Folks of every age, gender, and background arrived as the sun was rising behind the veil of fog, ready to make a difference, folks that feel what J calls that capital “L” kind of love for the sea.  A large group of enthusiastic boy scouts showed up first and not a one of those young men considered picking up trash to be ‘gross’ or without merit.  Their excitement was palpable and even though they were all quite young, they appeared fully cognizant of the fact that volunteers are truly the glue that binds a community together and that their mission that misty morning was of monumental importance.  Everyone jumped into action and the results were disturbing in terms of how much trash littered our iconic coastline, yet we all came away with the feeling that we made a real difference for the denizens of the sea that we all have come to “Love”.  Let us also remember what the ocean gives back to us, over 50% of the oxygen we breathe (thank you, phytoplankton…the beautiful plants of the sea)!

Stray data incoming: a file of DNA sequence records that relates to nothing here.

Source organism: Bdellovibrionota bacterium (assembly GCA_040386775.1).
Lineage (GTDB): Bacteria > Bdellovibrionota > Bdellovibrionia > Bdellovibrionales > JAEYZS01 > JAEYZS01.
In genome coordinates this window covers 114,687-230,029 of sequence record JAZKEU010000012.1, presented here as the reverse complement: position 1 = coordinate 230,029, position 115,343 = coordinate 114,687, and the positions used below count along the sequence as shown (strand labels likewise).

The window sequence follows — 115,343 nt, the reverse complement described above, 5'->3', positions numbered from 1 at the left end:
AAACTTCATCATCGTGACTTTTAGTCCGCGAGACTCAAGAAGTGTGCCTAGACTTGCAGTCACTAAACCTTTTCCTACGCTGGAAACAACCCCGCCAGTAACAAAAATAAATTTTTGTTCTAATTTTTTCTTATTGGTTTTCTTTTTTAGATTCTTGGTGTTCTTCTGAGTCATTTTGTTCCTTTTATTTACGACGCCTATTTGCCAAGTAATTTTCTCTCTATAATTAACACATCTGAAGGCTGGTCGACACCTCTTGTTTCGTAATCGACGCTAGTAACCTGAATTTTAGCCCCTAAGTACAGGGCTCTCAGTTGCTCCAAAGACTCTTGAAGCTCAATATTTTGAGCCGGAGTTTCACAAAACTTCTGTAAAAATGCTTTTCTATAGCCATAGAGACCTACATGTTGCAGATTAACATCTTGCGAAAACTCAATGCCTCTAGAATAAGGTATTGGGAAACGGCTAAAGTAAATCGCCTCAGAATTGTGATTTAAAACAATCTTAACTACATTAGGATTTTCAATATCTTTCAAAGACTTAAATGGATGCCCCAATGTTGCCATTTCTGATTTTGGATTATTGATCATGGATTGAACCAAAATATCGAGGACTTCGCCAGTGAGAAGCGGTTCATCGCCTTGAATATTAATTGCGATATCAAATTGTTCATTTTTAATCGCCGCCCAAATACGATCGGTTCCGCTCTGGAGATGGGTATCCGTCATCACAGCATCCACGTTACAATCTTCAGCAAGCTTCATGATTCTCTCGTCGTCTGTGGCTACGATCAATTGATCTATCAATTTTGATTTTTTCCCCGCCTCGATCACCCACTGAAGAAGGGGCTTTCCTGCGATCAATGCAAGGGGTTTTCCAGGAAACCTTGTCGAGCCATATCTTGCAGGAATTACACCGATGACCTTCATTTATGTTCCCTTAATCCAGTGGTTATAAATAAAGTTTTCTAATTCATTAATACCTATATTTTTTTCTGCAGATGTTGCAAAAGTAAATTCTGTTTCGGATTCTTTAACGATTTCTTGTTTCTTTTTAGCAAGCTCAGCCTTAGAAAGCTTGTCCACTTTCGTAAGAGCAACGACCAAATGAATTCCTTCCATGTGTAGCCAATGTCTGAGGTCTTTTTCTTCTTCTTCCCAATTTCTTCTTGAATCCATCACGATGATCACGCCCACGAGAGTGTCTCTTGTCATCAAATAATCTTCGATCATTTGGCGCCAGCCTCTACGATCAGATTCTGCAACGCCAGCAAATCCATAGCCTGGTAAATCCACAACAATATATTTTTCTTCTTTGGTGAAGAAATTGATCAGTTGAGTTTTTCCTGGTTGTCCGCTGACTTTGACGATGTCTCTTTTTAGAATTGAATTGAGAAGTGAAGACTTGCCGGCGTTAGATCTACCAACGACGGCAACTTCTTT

Most of our volunteers were Scouts!

Davenport Main Beach – 233 lbs of trash; 141 lbs of recyclables

Cell phone!?

Monterey Bay National Marine Sanctuary – 16,800 total lbs of pollution

3,500 volunteers!

I once heard somebody say that volunteers don’t get paid, not because they are worthless, but because they are priceless.  I believe volunteers are paid in 6 figures: S-M-I-L-E-S!!   Dave and I met many amazing people and we were all stoked to be a part of the largest volunteer effort in the world.  Hundreds of thousands of sea birds, marine mammals, sea turtles, and other species that call the ocean home will benefit from these efforts.  Each and every one of us can make a significant difference.  As Mother Teresa once said, “We ourselves feel that what we are doing is but a drop in the ocean, but the ocean would be less because of that missing drop”.

Our beach, our motivation